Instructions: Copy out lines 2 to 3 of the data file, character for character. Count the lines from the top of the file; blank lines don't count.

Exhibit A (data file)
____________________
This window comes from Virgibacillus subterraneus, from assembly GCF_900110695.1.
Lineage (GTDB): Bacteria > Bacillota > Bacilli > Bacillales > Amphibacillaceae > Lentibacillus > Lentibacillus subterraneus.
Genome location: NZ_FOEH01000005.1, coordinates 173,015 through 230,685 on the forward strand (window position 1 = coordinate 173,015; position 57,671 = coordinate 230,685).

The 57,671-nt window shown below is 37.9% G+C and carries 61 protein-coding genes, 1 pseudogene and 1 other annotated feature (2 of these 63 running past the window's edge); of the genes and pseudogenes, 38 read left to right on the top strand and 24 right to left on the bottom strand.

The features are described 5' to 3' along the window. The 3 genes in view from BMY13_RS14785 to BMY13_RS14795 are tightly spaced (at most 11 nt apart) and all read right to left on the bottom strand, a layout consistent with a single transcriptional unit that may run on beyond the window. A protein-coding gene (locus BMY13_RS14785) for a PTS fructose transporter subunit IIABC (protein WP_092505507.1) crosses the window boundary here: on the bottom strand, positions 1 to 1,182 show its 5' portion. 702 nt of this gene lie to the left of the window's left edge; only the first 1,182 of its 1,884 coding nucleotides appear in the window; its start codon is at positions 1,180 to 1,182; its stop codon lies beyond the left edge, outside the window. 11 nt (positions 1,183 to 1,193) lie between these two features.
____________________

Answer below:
Lineage (GTDB): Bacteria > Bacillota > Bacilli > Bacillales > Amphibacillaceae > Lentibacillus > Lentibacillus subterraneus.
Genome location: NZ_FOEH01000005.1, coordinates 173,015 through 230,685 on the forward strand (window position 1 = coordinate 173,015; position 57,671 = coordinate 230,685).